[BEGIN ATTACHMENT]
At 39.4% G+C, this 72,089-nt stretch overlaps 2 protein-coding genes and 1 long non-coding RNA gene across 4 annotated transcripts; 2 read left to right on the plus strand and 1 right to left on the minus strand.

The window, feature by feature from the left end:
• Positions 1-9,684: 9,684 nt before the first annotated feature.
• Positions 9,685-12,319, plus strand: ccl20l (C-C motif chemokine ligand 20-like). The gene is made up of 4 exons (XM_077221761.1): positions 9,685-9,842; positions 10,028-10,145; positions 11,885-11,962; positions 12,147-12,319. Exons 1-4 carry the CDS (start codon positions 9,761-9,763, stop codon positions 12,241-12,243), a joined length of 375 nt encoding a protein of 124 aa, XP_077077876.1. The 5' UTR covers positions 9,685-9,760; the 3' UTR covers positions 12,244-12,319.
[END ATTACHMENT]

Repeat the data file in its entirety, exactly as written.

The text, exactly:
At 39.4% G+C, this 72,089-nt stretch overlaps 2 protein-coding genes and 1 long non-coding RNA gene across 4 annotated transcripts; 2 read left to right on the plus strand and 1 right to left on the minus strand.

The window, feature by feature from the left end:
• Positions 1-9,684: 9,684 nt before the first annotated feature.
• Positions 9,685-12,319, plus strand: ccl20l (C-C motif chemokine ligand 20-like). The gene is made up of 4 exons (XM_077221761.1): positions 9,685-9,842; positions 10,028-10,145; positions 11,885-11,962; positions 12,147-12,319. Exons 1-4 carry the CDS (start codon positions 9,761-9,763, stop codon positions 12,241-12,243), a joined length of 375 nt encoding a protein of 124 aa, XP_077077876.1. The 5' UTR covers positions 9,685-9,760; the 3' UTR covers positions 12,244-12,319.